Andrew Young apologized today for calling some protesters "unlovable little brats" when he spoke to Atlanta police officers last weekend.
"I apologize if I got overemotional,” Young told Channel 2 Action News.
He said the comment was directed only at the young demonstrators who tried to provoke police and those who tried to run onto the Downtown Connector, putting lives in danger.
Young's remarks drew criticism from several quarters, even from his granddaughter.
“She said she was ashamed of me and she said, ‘You ought to know better,’” Young said.
Among his other critics was the president of the Georgia NAACP, who invited Young to “go quickly and quietly into a well-deserved retirement” after after his remarks on Sunday.
Young was meeting with a group of Atlanta police officers during the height of protests over the shootings of black civilians by police, when he made the “little brats” remark. He quickly added, “but you still got to love them anyway and you got to understand them.”
The extraordinary résumé of the 84-year-old Young — lieutenant of the Rev. Martin Luther King Jr., congressman, U.N. ambassador, two-term Atlanta mayor, businessman — affords him the opportunity to speak out where and when he pleases. But his meeting with Atlanta police officers did not sit well with some who usually count themselves as admirers.
“While not discounting Andrew Young’s historical contributions to this nation’s progress, Mr. Young cannot cloak himself with the memory of Dr. King and expect that serious students of the civil rights movement will not call foul on his statements denigrating legitimate protest only to appease his establishment and corporate friends,” state NAACP President Francys Johnson said in a statement Monday.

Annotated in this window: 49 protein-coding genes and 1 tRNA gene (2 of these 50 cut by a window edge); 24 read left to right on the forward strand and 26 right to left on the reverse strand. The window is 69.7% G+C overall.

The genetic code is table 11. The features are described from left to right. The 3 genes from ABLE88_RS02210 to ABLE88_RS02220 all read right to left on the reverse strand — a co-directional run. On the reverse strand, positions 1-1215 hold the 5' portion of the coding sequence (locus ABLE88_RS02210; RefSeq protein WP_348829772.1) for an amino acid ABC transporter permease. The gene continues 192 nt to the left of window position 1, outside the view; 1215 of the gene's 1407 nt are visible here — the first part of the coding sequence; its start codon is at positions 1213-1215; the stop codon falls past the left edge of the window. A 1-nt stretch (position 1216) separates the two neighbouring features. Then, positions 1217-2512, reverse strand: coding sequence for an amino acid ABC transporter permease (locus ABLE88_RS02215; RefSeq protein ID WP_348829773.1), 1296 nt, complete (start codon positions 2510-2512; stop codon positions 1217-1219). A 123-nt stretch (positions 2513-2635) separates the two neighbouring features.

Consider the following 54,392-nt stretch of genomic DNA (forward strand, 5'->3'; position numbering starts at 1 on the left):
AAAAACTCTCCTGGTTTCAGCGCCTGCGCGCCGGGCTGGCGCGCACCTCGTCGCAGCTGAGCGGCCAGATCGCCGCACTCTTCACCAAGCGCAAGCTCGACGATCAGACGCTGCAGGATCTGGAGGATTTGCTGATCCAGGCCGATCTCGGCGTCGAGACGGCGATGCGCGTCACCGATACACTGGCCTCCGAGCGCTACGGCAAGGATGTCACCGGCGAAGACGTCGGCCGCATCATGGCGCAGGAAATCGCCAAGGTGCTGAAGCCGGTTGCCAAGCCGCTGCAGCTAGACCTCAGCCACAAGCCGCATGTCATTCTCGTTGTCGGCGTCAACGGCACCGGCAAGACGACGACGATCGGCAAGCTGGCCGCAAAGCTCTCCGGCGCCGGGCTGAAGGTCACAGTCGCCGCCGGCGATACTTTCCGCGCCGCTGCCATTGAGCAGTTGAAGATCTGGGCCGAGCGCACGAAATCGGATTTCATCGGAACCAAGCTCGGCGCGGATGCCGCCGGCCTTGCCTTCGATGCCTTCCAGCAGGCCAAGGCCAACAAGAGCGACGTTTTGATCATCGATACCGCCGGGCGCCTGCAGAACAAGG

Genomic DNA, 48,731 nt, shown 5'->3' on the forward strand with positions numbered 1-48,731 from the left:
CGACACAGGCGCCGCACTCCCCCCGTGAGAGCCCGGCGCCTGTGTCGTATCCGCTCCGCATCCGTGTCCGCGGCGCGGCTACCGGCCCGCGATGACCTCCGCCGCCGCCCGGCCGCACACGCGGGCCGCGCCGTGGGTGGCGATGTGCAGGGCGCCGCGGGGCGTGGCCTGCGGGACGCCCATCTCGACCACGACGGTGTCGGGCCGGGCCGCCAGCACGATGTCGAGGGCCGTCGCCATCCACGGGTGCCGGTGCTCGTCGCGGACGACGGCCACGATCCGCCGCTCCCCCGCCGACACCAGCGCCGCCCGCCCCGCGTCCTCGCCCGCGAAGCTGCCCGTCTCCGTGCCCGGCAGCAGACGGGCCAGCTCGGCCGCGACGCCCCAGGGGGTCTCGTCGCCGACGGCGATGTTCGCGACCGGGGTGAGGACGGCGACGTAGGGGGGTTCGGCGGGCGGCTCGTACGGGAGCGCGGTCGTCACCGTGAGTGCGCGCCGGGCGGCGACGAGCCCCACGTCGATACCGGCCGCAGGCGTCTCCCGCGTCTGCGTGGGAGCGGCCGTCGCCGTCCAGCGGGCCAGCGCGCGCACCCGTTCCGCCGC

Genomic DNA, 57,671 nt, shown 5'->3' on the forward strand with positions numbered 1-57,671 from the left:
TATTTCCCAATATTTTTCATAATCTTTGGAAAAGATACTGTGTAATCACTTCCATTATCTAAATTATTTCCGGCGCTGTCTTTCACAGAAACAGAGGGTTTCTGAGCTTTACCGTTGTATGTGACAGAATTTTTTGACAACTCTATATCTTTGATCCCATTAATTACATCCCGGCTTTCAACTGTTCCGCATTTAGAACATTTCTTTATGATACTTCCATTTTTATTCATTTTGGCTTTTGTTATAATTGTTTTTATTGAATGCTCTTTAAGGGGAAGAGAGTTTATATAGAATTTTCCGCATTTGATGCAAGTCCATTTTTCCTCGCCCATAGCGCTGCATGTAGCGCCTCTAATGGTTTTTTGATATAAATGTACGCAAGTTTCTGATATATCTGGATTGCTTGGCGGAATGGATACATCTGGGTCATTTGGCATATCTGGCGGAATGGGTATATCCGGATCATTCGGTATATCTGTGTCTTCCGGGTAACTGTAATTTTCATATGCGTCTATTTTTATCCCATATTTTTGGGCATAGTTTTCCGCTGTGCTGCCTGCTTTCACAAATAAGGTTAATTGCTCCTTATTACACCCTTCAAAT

Johnson said Young should demand an end to police shootings of black Americans or “go quickly and quietly into a well-deserved retirement.”
In a phone interview Tuesday, Johnson said he has enormous respect for Young but simply disagrees with him in this instance.
“To speak truth to power, which is what we are called to do in the NAACP, means that sometimes you speak uneasy truth to people you love,” Johnson said.
“Mr. Young should remember that in their time, there were folks in the civil rights community who were telling them they were moving too fast, that they were asking for too much, that their tactics were extreme,” he said. “Although we love Mayor Reed and respect him, and we love Andy Young and respect him, I love truth more. And these young people are telling us something, if only we’ll listen.”
In an hourlong session at the Atlanta Police Department’s Zone 4 offices during the weekend, Young exhorted police officers to remain composed when they face Black Lives Matter and other demonstrators on the streets. He thanked them for their service and said, “The thing I need to say to the protesters is they don’t know how lucky they are to have a well-trained, sensitive, respectful police force like we do here. And they need to be saying thank you.”
On a video of the session posted on the APD’s Facebook page, Young sits around a table with the officers and begins with a prayer:
“All the burdens of the world seem to be coming down on those of us who know that we’ve been doing a good job,” he said. “And yet we, too, are put to the test. We thank you that you have strengthened us that we might pass each and every test.
“We pray that you will make us strong enough, to care enough, to see clearly enough, the way that you would have us lead this city, and protect this city from all those harmful and evil and confused influences that seek to work against all the good that we do.”
On the NAACP president’s Facebook page, a woman named Chenice Filmore added a comment:
“Yes speak out! I talked to members of my church this Sunday. Our elders need to stop looking down on us!”
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The Associated Press contributed to this article.